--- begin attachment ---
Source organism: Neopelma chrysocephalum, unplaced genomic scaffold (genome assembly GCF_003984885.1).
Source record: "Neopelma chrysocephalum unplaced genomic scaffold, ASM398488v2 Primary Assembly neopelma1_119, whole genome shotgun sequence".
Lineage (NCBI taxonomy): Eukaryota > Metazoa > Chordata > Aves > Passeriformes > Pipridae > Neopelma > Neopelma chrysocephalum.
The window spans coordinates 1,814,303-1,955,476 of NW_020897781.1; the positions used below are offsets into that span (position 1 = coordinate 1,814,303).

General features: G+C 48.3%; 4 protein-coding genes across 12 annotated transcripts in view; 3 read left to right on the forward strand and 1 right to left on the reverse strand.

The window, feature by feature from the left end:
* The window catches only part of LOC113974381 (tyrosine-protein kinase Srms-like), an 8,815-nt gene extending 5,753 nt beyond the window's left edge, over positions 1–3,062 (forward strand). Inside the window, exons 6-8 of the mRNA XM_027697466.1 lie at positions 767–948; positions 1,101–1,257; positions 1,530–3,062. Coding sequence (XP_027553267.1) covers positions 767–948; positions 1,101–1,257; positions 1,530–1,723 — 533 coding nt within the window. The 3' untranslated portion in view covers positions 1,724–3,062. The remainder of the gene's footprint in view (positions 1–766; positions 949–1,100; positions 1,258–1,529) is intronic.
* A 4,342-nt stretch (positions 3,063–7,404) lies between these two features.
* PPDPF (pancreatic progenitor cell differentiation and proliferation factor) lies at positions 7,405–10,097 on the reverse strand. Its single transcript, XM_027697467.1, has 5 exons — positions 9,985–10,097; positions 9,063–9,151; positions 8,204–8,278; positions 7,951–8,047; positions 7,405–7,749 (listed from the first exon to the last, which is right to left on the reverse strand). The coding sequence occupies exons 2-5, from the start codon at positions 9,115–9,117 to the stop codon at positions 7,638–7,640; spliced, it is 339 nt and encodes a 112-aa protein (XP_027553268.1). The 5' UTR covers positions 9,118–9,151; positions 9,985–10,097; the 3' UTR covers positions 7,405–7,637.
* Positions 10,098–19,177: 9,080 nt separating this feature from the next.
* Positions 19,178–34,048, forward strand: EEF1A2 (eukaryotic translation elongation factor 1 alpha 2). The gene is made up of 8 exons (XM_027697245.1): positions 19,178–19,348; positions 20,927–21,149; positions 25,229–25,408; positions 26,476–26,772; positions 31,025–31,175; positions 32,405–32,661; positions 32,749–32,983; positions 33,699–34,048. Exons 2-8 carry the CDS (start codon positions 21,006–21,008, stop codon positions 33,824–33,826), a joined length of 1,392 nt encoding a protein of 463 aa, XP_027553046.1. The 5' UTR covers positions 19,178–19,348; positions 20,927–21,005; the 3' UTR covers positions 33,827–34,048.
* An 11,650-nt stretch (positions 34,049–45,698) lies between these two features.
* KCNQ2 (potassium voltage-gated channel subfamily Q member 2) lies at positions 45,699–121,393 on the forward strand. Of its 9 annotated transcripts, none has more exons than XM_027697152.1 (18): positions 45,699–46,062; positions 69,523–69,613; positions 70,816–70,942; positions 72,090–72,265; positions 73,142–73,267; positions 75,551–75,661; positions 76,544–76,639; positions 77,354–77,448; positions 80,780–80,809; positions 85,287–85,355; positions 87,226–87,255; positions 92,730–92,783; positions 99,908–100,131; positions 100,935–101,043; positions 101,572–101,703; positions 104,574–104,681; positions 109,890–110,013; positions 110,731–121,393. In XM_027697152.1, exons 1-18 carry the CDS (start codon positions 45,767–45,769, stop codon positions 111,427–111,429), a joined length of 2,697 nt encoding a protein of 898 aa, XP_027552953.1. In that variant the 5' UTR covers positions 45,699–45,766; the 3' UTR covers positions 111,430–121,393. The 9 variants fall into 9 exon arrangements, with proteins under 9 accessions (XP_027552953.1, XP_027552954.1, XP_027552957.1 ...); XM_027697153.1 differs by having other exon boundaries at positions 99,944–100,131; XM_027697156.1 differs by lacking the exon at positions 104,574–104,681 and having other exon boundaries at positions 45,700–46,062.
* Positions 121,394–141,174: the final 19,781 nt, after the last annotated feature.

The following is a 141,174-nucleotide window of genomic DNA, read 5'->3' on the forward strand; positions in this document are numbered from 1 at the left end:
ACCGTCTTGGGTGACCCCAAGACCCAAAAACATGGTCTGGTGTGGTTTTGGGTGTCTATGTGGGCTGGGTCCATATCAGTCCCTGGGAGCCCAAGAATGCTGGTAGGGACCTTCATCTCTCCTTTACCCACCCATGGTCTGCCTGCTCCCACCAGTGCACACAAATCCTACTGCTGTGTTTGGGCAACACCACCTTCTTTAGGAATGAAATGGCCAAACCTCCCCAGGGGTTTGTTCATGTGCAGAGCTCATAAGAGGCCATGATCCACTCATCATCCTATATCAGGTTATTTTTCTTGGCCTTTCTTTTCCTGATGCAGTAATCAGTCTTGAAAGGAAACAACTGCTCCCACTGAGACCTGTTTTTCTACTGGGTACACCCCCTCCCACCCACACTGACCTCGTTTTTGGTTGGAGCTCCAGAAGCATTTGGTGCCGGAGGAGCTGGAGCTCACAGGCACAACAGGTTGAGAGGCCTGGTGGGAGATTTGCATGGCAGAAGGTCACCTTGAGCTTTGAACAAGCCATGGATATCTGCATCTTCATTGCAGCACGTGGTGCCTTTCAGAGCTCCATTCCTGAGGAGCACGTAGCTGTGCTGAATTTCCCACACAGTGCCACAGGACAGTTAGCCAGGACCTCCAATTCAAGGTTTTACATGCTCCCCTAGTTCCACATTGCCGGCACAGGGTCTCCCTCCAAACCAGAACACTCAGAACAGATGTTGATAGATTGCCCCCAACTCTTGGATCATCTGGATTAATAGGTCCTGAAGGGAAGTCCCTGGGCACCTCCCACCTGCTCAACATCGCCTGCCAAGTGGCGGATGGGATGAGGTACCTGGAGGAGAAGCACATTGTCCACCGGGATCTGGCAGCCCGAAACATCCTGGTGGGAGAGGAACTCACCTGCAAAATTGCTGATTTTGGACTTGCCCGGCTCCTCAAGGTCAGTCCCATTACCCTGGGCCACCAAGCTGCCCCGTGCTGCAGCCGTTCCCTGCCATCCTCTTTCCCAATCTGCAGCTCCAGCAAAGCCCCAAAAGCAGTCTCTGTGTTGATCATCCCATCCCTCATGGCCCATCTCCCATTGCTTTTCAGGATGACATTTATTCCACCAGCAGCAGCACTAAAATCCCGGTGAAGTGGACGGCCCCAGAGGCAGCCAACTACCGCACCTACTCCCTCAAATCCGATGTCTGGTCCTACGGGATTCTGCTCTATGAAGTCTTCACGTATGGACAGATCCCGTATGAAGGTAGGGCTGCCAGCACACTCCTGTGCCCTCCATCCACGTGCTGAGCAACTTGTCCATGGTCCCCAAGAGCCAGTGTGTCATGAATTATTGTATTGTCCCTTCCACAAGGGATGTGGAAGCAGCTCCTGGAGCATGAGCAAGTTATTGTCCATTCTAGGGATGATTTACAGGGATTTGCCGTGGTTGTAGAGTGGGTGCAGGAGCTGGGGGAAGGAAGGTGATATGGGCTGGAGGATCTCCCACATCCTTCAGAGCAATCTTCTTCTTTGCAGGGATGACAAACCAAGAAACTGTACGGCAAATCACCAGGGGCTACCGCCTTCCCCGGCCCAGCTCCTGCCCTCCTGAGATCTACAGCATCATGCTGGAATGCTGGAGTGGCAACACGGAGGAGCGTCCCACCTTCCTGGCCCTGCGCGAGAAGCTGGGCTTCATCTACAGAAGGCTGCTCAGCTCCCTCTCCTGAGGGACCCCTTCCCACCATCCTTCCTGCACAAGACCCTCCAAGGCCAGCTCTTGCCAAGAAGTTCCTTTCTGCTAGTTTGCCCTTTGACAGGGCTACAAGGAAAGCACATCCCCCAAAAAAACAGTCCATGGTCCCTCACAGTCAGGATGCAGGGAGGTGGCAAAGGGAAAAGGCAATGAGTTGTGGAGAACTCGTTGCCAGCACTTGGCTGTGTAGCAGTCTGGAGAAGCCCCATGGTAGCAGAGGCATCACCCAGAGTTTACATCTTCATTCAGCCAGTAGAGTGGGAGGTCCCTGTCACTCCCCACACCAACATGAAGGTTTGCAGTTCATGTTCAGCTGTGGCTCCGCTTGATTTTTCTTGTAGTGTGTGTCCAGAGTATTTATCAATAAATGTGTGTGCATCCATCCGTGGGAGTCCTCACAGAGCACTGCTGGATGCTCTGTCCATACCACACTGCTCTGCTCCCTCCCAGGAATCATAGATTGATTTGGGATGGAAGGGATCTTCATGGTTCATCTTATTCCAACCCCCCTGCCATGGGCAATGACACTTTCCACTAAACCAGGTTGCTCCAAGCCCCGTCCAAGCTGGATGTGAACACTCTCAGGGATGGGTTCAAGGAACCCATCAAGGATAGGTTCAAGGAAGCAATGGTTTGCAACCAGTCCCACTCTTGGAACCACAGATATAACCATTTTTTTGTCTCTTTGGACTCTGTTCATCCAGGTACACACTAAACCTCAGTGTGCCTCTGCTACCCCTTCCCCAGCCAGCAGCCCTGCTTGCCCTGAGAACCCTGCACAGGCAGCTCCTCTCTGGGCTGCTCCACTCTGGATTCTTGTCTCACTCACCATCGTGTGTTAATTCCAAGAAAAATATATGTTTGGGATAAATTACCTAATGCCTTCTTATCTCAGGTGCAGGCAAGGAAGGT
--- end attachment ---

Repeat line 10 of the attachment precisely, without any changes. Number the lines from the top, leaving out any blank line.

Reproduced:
* Positions 10,098–19,177: 9,080 nt separating this feature from the next.